PAGE 47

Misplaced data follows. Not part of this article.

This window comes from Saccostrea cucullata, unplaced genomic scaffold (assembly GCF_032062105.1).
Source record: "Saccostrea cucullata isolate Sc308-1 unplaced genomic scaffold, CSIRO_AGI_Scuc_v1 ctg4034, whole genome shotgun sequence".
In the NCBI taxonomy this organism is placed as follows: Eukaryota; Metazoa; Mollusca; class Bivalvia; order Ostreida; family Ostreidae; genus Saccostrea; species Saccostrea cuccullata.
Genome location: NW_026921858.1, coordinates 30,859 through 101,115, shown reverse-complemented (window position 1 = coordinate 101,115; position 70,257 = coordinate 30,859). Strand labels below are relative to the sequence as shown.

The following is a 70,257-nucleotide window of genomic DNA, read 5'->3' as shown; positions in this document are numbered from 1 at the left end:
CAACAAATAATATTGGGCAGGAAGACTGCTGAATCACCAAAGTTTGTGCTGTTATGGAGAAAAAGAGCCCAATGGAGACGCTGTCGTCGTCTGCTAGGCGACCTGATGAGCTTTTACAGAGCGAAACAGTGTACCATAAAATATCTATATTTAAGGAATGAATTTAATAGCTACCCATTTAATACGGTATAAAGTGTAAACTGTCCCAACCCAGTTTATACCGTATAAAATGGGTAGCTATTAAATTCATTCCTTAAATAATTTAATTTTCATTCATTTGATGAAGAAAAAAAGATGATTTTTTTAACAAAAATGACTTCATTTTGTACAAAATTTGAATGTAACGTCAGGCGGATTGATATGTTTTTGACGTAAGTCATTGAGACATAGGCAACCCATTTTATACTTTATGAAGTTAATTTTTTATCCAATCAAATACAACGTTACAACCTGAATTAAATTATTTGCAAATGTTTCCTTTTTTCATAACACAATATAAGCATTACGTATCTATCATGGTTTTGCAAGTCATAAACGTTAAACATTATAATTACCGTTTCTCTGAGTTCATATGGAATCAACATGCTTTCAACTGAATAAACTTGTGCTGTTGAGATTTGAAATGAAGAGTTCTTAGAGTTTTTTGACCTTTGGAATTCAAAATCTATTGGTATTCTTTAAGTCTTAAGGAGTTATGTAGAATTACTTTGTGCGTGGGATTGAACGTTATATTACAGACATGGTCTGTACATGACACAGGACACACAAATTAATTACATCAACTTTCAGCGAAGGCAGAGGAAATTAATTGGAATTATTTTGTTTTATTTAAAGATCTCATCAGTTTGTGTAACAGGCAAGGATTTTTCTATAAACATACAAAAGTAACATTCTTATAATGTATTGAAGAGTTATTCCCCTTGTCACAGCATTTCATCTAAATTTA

^ m. V. ^W^R Page 46 Handwaon Home News. Boulder City News, Green Valley News Thnrsday, September 28. 1989 High(8.nd HiUs house for rent. 3 bdmn, 2 btti, garage, ferwed yd. ExcelE Condition. Near school $780 mo. $400 deposit Avail Nov. 5. Ph 5 64-2145 Unfurnished house for rent Newly remodeled $575 mo. Deposit of $575 No Pets 564 58 71 or 564-2888. WEEKLY 56S7929 KITCHENEHES APARTMKMTS AB LOW 4 $250 month Fuml9h0d 864^952 RETAIL OFFICE SPACE FOR LEASE Approx 840-3,100 sq ft First Western Plaza 1000 Nev Hwy Boulder City M3-2367 or 2S34344 Trailer for Rent: UtlHtlee and Cable TV included. Near Skyline Caaino. $110 per week pkis deposit for Single person. 564-0984. OFFICES FOR RENT From 2S0 sq. ft. Very Rsaaonable Boulder Theatre BIdg. 2M-iaM BC. REAL ESTATE ASSUf^ABLE Lake Tree Condo for sale $86,000 ERA, The Realty Center, Laureen 293-7551 BC RESibENTIALrOTResiden"ai lot. 2 2 acres tor sale by owner Sub Div 11 Unobstructed view. Appraised 125t\^. Owner will carry cifter 20 percent down. Ea&y^ terms $110,000 Call 29 3-0434 BC HERE IT IS' THREE TII^E AWARD WINNING HOtVIE. Drive by 1506 Irene Dr. Phone for appt only and full, information Owner occupied with large dog Selling at FHA, VA appraisal. SI 76 000 ?Q 3-323Q BC Highland Hills area. 3 kxirm, 2'/? bth, 2 story home. Ig Assumable 9'/?% loan $83,000 565-1121 or 564-7536 FOR SALE 3 BR 1 BA dng rm, country kitchen. Me roof garage, auto sprkirs $98,500 BY APPT ONLY 540 Birch 2 94 1983 BC riRSTTIME HOME BUYERS Plan now to spend Christmas in a home of your own FREE counciling includes prequalifications and purchasng guidance by buyers igents HUD&VARepom 'ormation also available Call • lowlorapp't, 564 5142 ask 'or Candace oi Mary Century 21 .'R Reaily f^lNING COUNTRY: Molel 93 miles east of Reno off I 80. 12 units with 7 ktchs $195000 Write Lou Boxx 778 Lovelock. Nevada 89419 phone 7022 73 74_33 2B, 1 1/2B, nice furn appi w/d $69900 $3 000 dn owner help finance 293-6815, 293 0533 _BC__ ESTABLISHED PET SUPP LY BUSINESS Thousands of $ in inventory for dogs cats birds, and other animals Also dog grooming, PLUS Horse feed and supplies Good cash flow Priced to sell quick at |ust $19 500 Call Dick Blair Realty 293 2171 IMMACULATE HOME AND YARD This popular LEWIS MODEL has many, many e* tras. Pool and spa with Malibu lights 4 bedrm wlh 2 tile baths upgraded carpet, firepiace. trench doors to patio ceiling fans T/0 and much more for )ust $149,000. Call Dick Blair Realty 293-2171 BC LOTS FOR SALE'Lots for sale in Boulder City starting at $35.000 293-1897 BC REDUCED TO $185,000 By owner 3 BR 2 BA 2,100 sq f1 on golf course. Sngle story, 3 car garage. 293 7608 BC THREE BEDROOM 2 bath. 5 month old Ville del Prado for sale by owner Drive by 1124 Olmo then call for appt 294 3020 BC EASY LIVING IN BOULDER CITY 1322 Darlene Way Custom ceranrti tile m entry, kitchen, and hallway 3 BR (extended master tjedroom) 1 3/4 bath. 2 car garage, large covered patio Low maintenance landscaping. Only $102,900 Call Realty USA to see 454-6454 WANT TO Kfsi0W~WHAT YOUR PROPERTY IS WORTH? Free market analysis. Call Roger 293-2939. Realtor, Coldwell Banker/Ancho r Realty HOUSE FOR SALE Boulder Estates. 4 BR 3 BA, JaCQzzi ,tub in master bedroom Familyroom w/fireplace. Large country kitchen Beautiful view on golf course 4 car garage Shown by appt 294-0303 BC By owner—Chism Sonora 3 bdrm. Highland Hills, 1% bth. ceiling fans, RV park, auto sprinklers Assume w'$ 19,000 or new loan. $97 500 564-7357. Save your credit let me assume your home loan. 564-5913. Boulder Hwy/Lake Mead office space 950 sq. ft. Ready for ocGupancy. Low" rates. r.;.IIHAI Ralt^ •^fl^.-^Pgfi Thonday. Sqitambar 28, 1989 V.V.V.)|.l|*l|*)^.)|*Va^ w/////////^^^^^ Bob Olsen Realty & Insurance Inc. MLS 6 Water St., Henderson 564-1831 5 Acres in Sec. 9, plus 2-flve sdjacent acres. Ail or part. Beautiful view of the Valley. 1/2 Acre lot sec. 9, close to Brown Jr. High. Ntoe & level. Boulder City lot, overlooking Lake Mead on Woodacre Or, Ready to Build with all utilities. Owner licensee. 21/2 Acres off the old LA Hwy. nssr Paradise Spa. Only $45,000-Good Terms. 21/2 Acres Sec. 4. Only $35,000. Custom Home on Paradise Country Club. 4 Br., 4 baths, 3 fireplaces, covered patio deck overlooking Golf Course and pool area. Call for appointment to see. Owner Iteensee. REALTORS KRVWO THE HENDERSON AREA FOT YEARS i /X "EALTORS KRVWO THE HENDE RSON AREA FCn:iJ YEARS YA FREE LIST OF BOULDER CITY HOMES, TOWNHOMES/CONDOS, MANUFACTURED HOMES & BUILDING LOTS! STOP BY OR CALL & WE WILL MAIL!! AFTER HOURS CALLI riARY BOARD 5T3-75SM LINETTE DAVIS ai3-10t7 ELLEN LAHB STROHBERG • •-e^i-iiSOa UOOPy HHEELESS 513-lt12 CARL C COMANBKOKERAREA COE: 702 •eia-XMii 293*4663 nS sajiwi 1664 NEVADA HWY. I—' mS I IN MARSHALL PLAZA j FOR SALE BY OWNER 4 BDRM HOME Beautiful cusumi interior. Ceramic tile, plush carpet, new country kitchen, new tile IMUIU, many custom features. Pool/spa, yIg RV parking. Very private yard, desert view. Located in one of the best ncighlxirhoods ^ BC. Call for appointment. 2935428 DARWIN BIBLE Million OoNar Club Mmbr 22 YMr Rtldent MM or TMI UMt PWMCiaL HiTIKMM COLOUJeLL BANKeRQ PAUL GARGIS & ASSOCIATES RESIDfcNTlAL REAL ESTATE All hH|i.,i,„..i,iti Jrxfl I tli.^.tl.il M.111I" ••I CoHfwH HJIIII • A -.Mb'DijI AdilLih". !••' EXPECT THE BEST ALWAYS READY TO SERVE YOU LAKE MEAD LEVEL BUILDING LOT with partial lake view. $56,000. BOULDER CITY MANSION-Exquisite custom home on large, beautifully landscaped lot, with orchard, out building, pool and spa, covered patios & balconys, garden shop^ huge garage, six bedrooms, four baths, libary, exercise room, formal dining room, family room, formal entrance and so much more. This home is not listed and must be shown by appointment only. $750,000. BOULDER ( ITY'S BEST BUY Lovely family style dome home with breathtaking view of Lake Mead and surrounding mountains. 4 bdrm,^ bath. Approx. 3,000 S.Q. for $187,000. BOULDER CITY OFFICES 3 offices with bathrooms In historical area. Lovely used brick building. 814,400 annual income. Owner will carry. $130,000. 2 ACRE LOT ZONED COMMERCIAL at Desert Inn and Pecos McLeod. Great potential. Owener will carry. $169,000. RESTAURANT, living quarters and RV park. Lovely mountain setting surronded by several of Utah's finest fishing lakes. Great year round business. Once in a lifetime opportunity for only $85,000. Won't last. LARGE GENERAL STORE. Forty years in business. Due to great Utah fishing and new construction in area business has increased over 50% in last five years. Also includes adjacent 3 bdrm, 2 bth home w/large garage. S250.000. Excellent terms. < • 14,500 ACRES. Nevada and California state line property. $22,000,000. GOVERNMENT OWNED HOMES bank repos-foreclosures-Real Estate Auctions. Up to date lists and help on how to finance. Some with very low down payment. Call Darwin Bible or Don Estes today. COLOUIGLL ANCHOR REALTY, INC. REALTORS 293-5757 • • • • • • Expect the best." LAKE TERRACE TOWNHOUSE-3 bedroom, 2 full baths, 2 car garage, use of tennis courts, spa, pool, clubhouse nearing completion. Natural woodwork and neutral colors throughout. $139,900. EXECUTIVE MOBILE HOME with over 2,000 s.f. Large porch in front for entertaining or looking at the lake. Great view from living & dining rooms plus kitchen. Two car garage and extra off street parking, lush landscaping that is E-Z maintenance. Family room has wood-burning fireplace and the list goes on! Call for appt to see today. $239,500. NEW ON THE MARKET! Four bedroom one level on the golf course and a pleasure to show. Has 2 car garage completely finished. Lush landscaping and fully sprinklered. Priced for quick sale sale! $165,000. NEW LISTING! THI^i^WONt LAST AT $87.5001 Established area, 2 ^^JLSVS"" bath, 1 car garage oversized with workshop area and 8tM^vL^.*d yard, room for RV, manicured lawns with auto sprinklers t'i^Tore. SEE TODAY! LAKE MOUNTAIN ESTAtES 2 bedroom. 2 bath with view of lake. Cathedral ceilings in living areas, cooled workshop, louvred awnings for privacy and sun protection. Large master bedroom with full bath. 8117,500. LOCATED IN CUL-DE-SAC 3 bedrm, 2 bath, 2 car carport, storage area, newly remodeled and a pleasure to show. Reduced to $110,500. COMMERCIAL BLDG. AND APT. great income potential, located on busy corner. Shown by appt. Reduced to $130,000. CUSTOM THREE BEDROOM with master separate from others, open floor plan, RV area, lap pool and E-Z maintenance yard, view of lake and more! $195,000. BOULDER HILLS CONDO starting at $70,900, furnished and unfurnished. ESTABLISHED AREA—3 or could be 4 bedroom home, indoor spa, side gate for boat or RV, all appliances, assumable loan. $124,900. CLAREMONT HEIGHTS custom home with a view of the lake that is unbelieveable from almost every room in the house. Features 4 bedrms, Vi baths, master bath has whirlpool bathtub, formal dining with open and airy kitchen with cooking island, large pantry and the list goes on! $395,000. IMMACULATE THREE BDRM in established area, 2 year old roof, newer appliances, custom window coverings. $115,000. RESTAURANT BUSINESS—established 9 years located in shopping center. Good established history of growth in income. Shown by appt, $48,500. HAVING A GARAGE SALE? PICK UP A FREE GARAGE SALE SIGN, NO OBLIGATION! STOP BY THE OFFICE AND PICK UP AVAILABLE LIST OF ALL HOMES FOR SALE IN B.C. BY ALL REALTORS. LIST IS UP DATED FREQUENTLY! 0PEN7DAYSA WEEK! COLDWELL BANKER ANCHOR REALTY ^01 Nev. Hwy., B.C. Call (702) 293-5757 WE ARE PLEASE TO ANNOUNCE THAT WE HAVE MOVED TO 1664 NEVADA HWY. (MARSHALL PLAZA) AS WE OUTGREW OUR FORMER OFFICE SPACE. PLEASE STOP IN AND SEE US AT OUR NEW LOCATION!! 293-4663 D ifl I — ..^. I LSJ ^I OmuK r\ r\ 21 HENDERSON REALTY, INC. 18 Water St., Hmderson, NV (702) S64.2515 Put your trust in Number One: CHILDREN WILL LOVE THIS NEIGHBORHOOD-and this house. 1 acre zoned for horses, large 4 bdrs., 2'/2 bath with family room/game room, separate in-law quarters and master bdr., upstairs with private entrance. Plenty of room to keep everyone happy. HAS YOUR FAMILY GROWN SMALLER?-Examine this quality built custom home located close to the golf course. 1,247 square foot well planned living space in this 3 bdr., I'A bath home priced at $87,900. HOME WITH CHARACTER-Excellent for young family or retiree. Well decorated 3 bdr., Vt bath with lush green lawn, block fence and separate area for the pets. Come and see. LESS THAN $45,000-To become a homeowner or condo owner. Very nice 2 bdr., 1 bath floor plan with fireplace. Downstair location and no qualifying loan. Call today. LESSONS IN LUXURY-Describes this lovely custom home in Section #19, 4 bdrs., 2Vi baths separate game room and 3 car garage. Excellent terms offered by seller. Call to see today. BACK ON THE MARKET-3 bdr., home for under $45,000. Needs T.L.C-. but lots of potential! Call now to see as it won't last long. HAVE I GOT A HOME FOR YOUI-This lovely home has a bar in the den, a spacious kitchen, separate dining area and a laundry room. Fruit trees in back and mature landscaping throughout! You've got to see this home. You'll love it. Call today! NEED AN OFFICE AT HOME?-Beautiful 4 bdr,, 2 full bath home with over 2400 square feet. Extra 11 X 15 study and great room, tool Many, many amenities, nice price toot INVESTORS ONLY!!-New construction 3 bdr,, V/t bath, quaUty throughout includes a 50 square foot laundry room. CRAMPED? NEED MORE ROOM?-You can have it with this 2 story, 4 bdr,, home with separate master bdr., has a huge bath with a garden tub. Family and living room share a two way fireplace. ENJOY CUSTOM FEATURES AT A REASONABLE PRICE-2 story, 3 bdrs., home is loaded with special care and all the appliances are included! has a 2 car garage, 2 full baths, etc. CAN'T QUALIFY?-Assume this one! 4 drs., 1% baths, country kitchen, dishwasher and an extra large fenced in yard for the children and pets. Please call now! A FAMILY POINT OF VIEW-Over 1800 square feet, 4 bdr.. 1 V bath, coun-^ try kitchen with breakfast bar and pantry, poasible in-law quarters. 4th bedroom could be used as a large family room, nice comer lot with backyard access, 14 X 22 workshop, RV parking, aU offers will be considered.. $91,900. WINNING ALL THE WAY-Superb planning in this attractive 3 bdr., 1 V* bath, 2 car garage. Lewis home in Highland Hills. Beautiful customized kitchen is expanded by french doors onto full length covered patio. Tastefully decorated to suit all decors, upgraded throughout. RV parking, nuture shaded landscaping $86,900. DARING. DIFFERENT. AND DELIGHTUFL-Floor plan that allows yoa to take full advantage of this 2160 square foot custom 4 bdr.. home on a Vi acre view lot, full basement includes family room, 2 bdrs., and workshop. Bonus inground pool, lovely heated spa, impressive view from front patio all of this for $125,000. 0m ^ 8 Water St. (702) 564-2515 1st •••••••••••••• MULDER CITY ThtaONAMIIIIO C^ Cod In OMof • .C.t fliiMt iwnHBOt n OOO i VIM owiMr 4 DwinMNn wiigw • tofy IfMO M|i ft. noiM hM K Mil PrefMdoiMlly dMMMMli pool, ^M, jMuni tub, upgrMM doom and moMngo. Orlw by 1821 Owltnt Way. and ctf for appl. today! 293-2949. This one won't laatl •••••••••••••• RELAXING IS EASY-in this custom siumpstone coortyaH with lovely landscaping plus exceptional BUck Monntdn View. Cute two bedrooms plus den can be yonra for only S69.000. NICE. NICE. NICE-Dont judge a book by its cover. Three bedrooms. VA bath, large back yard, ^^S^iT"^ • "'* "eparate laundry room. AU for only SeafiOO. CaU June or Elaine. HIGHLAND HILLS-three bedrooms, VA bath, family room with fireplace, formal dining room, decorated in warm tones with lots of natural Ught. park like back yard. A beauty for only $91,500. Ask for Elaine or June. GORGEOUS CUSTOM HOME IN SECTION 19-Three bedrooms, two bath home with attractive great room. Two car carport plus detached garage and workshop. SpedaUy priced at $144,900. caU June for your appointment, NEAR NELLIS AIR FORCE BASE-Four bedroom, two bath, family room with fireplace. Just minutes from the base. Call June for all the details. FIXERUPPER-Four bedroom, two bath, double garage, loU of square footage plus R-2 zoning. LeU make this owner an offer. Call Candace for details. GREAT VALUE—Conveniently located Valley View home. Three bedrooms with fireplace, central heat and storm windows. All for only $59,900. Call Jean to see. SPLISH-SPLASH A POOL-for only $66,900 plus cute three bedroom home on a comer lot. Walking distance form downtown. GREEN VALLEY DELIGHT-Cute tile roofed three bedrooms, VA bath home near everything. Assumable no qualifying loan. Asking only $89,500. NEATEST, TRIMEST HOME-in the Triangle neighborhood. Well kept ^three bedroom with remodeled kitchen and a bonus room started in the back." Freshly painted exterior. Asking only $67,500. INVESTOR SPECIAL-Duplex downtown Hendei^ son. Owner will carry. Only $69,900. HIGHLAND HILLS-Popular Sonora with inground pool and corner lot. Lots of ceramic tile. Seller has moved and home is lonely. Call Rosa for details. HAWAIIAN VACATION Buy a home through me by October 15, 1989 and receive 4 nights, 5 days vacation in Hawaii. For details call 396-6385, leave message. Deborah or Lisa, Realtors Jack Matthews & Co. Member of MLS Hendenon Home Newt, Boulder City News, Greea Valley Newa Page 47 T HILLTOP ESTATES New custom homes from $123,900. Choose your floor plan and lot today. Contact Dome Realty 293-1613 BC SAVE $$$-By Owner! 2 bdrm, 2 bth mobile home and lot $39,950. See at 216 Mohawk or call Don ")64-9283 UNDER CONSTRUCTION!! In Henderson. Choose your colors now 3 bedroom. 2 bath. Large lot. $104,500 DOIVIE REALTY 293-1613 BC FOR SALE Small tidy older home w/atlractive yard. Only $51,000, Ideal for retiree or first home buyer. Convenient location. By appt only. Call Fred Dunham, Garrett Realty ?91.13n RC JR REALTY 204 W. Pacific 564-5142 I^V Put your tru st in Number One: mi9 J • and 'HIenlury 21 Heal Eaate Oxpofalion. I • Equal Housing Opportunity ) tMDEPENOENTLY OWNEp AND OPCIIATeO> SUN REALTY BovLDEt an GEl AWAY! GET AWAY AND RELAX in this Boulder Hills Condo^ Just bring your suitcase and toothbrush. Furniture la Included, 2 Bedroom 1.5 bath unit. With Lush Landscapina plus refrigerator, stove/oven. dishwasher-Kwasher & dryer Exercise in the sparlding pool. Reduced to $69 500 Call Now and Relajrwlth Low Maintenance Living. v^Hin YOUR ONE-STOP Real Estate Company LH CALL24HRS „!?11 NEVADA HIGHWAY fcS (702) BOULDER CITY, NV 89005 TSfflS 293-2181 Hours: 9:00-5:00 MON-SAT m^tS and By Appointment FREE! The best deal in town. 2 bdrms, 1 ba. with extra room for nursery, den, etc. Desert landscaping in front yd. Garage with RV sized back yard. Only 73,500!!!! Assumable 12% FHA loan. LARGE FAMILY HOME-EVEN ROOM FOR THE IN-LAWS: 3,900 square feet of custom split level charm and extra features, perfect for inhome professional office, etc. on Black Mtn Golf Course, Pool, roses, formal dining room seats large party. By appointment please. Asking $199,950. HOME TOWN SPECIALISTS: We can help you sell your property or to buy property by acting as YOUR AGENT, either SELLERS AGENT or as BUYERS AGENT. Why is this better for you? Stop by and ask. "KING OF THE HILL," Easy curved drive leads to spectacular LAKE MEAD VIEW lot. Partially excavated for charming home — Seller's heart attack forces quick sale — below market at $99,950. Don't wait, SPECTACULAR LAKE MEAD VIEWS: Yours in this luxury home, private rear entrance with no stairs, 4-bedroom8 each with private bath, more only 8345,000. WHY START FROM SCRATCH? Your own thriving Boulder City business may be easier than you dreamed. Call Bob Branch for confidential interview. RAILROAD PASS INVESTMENT OPPORTUNITY: Back on the market. 10'/: acres with great view of Las Vegas Valley, Zoned for over 200 units. Call now. RENTALS • RENTALS Call us with your needs, never a charge to you. ',MS!^ "THE REAL ESTATI PROFESSIONALS'' KAY.KIMBERLIN BRET RUNION BOB BRANCH, Business Opportun'tles CLAUDE SMITH LANE MOLSBERRY ERLOW KELLEY IRIS BLETSCH, QRI, CRB BOB BOSTON, QRI, OWNER-BROKER, Property Management STOP BY OUR OFFIGM AMD LOOK OVKR TMB MANY OTHKR PROPKHTItB AVAILABU COOL POOL Complimented by waterfall by waterfall and extra cool decking. Mt./Cify view, block fencing, RV parking, fireplace coziness, family room, % iDedrms, 2 bth, .2 car garage. Built In 1987 FHA & Conventional $89,900 Coldwell Banker. Call Roswell 458-7070 or 451-2777. For Sale—Seller motivated will carry w/reasonable down, double wide mobile fiome on 60X100 lot w/fencediyard. Quiet area, view near Sunrise Mobile Estates. Priced to sell today. Call Don 564-9283. GOVERNf^^ENT HOMES $1.00 (U Repair) Foreclosures, Tax Delinquent Property. Now Selling, this area! Call (Refundable) 1-518-459-3546 Ext. H5128 for listing. HOME WANTED to buy in B.C. Need assumable FHA, VA, or owner financing. Large down. 293-0520 BC For Sale by Owner; 3 bdrm, 2 bth, 2 car garage, fenced backyard. Huge family rm w/fireplace and built in bar. Also tias pool and spa. VA assumable 9.5. No qualifying. $106,500. Payments are $900 a month and $12,500 down. 565-610 4. Hdn, overlooking Las Vegas, near Blad( Mtn GoH Coursa. park & school. FHA 91/2%. Living room, formal dining room, family room, 4 bdnn, 2 bth, 2 car garage, vaulted ceilings, pool & spa, solar gas heater, $40,000 down, assume $78,000. $802.71 mo. includes principal, interest. PITI. By appt 564-6950 DICK BLAIR REALTV 833 NEVADA HWY.. BOULDER CITY (702) 293-2 171 mm Houifl VETERANS And Active Military Own Youirowii NOHM A benefit you hive earned! *No Down Peymeni to t144,000 • NoEtcrawFae *Fr*e Qualifying *Fre List ol Homes fromt30,000, Nen-VeU WetemiM with PHA Low Down! 4S9-8387 Veteran Housing Center SOOO E, Bonanza Rd, at Notlla next to K-Mart ; lT*aOVMHTMBKf taMMCav.EMli AWY UNTAL INfOKMATIOMI TOLL FREEf 11-8002M910 Ext E41 SINCERITY AND INTEGRITY IS OUR SPECIALTT^ Comparative Market Analysis i"n, aarv'i-:: • • • T.-VH-2 M,„-^-,jSi^ W OJUil "Jeanine's Sweet Treats As Featured in Country Living Magazine! For Sale Now, Owner Operated, Includes )l!(' All Equipment, Fixtures. & Recipes, j Come Buv a Delicious Sweet Treat for yourself or a friend,. 525 Hotel Plata. Boulder City. CALL MANNY 294-0870 COLDWELL BANKER ANCHOR REALTY Ei i BQULDER REALTY Mis Put your trust n in Number One. "H 19H9 and Cintury 21 Real E.si;uv Corp4.raii.m. hqual Housing Opportunity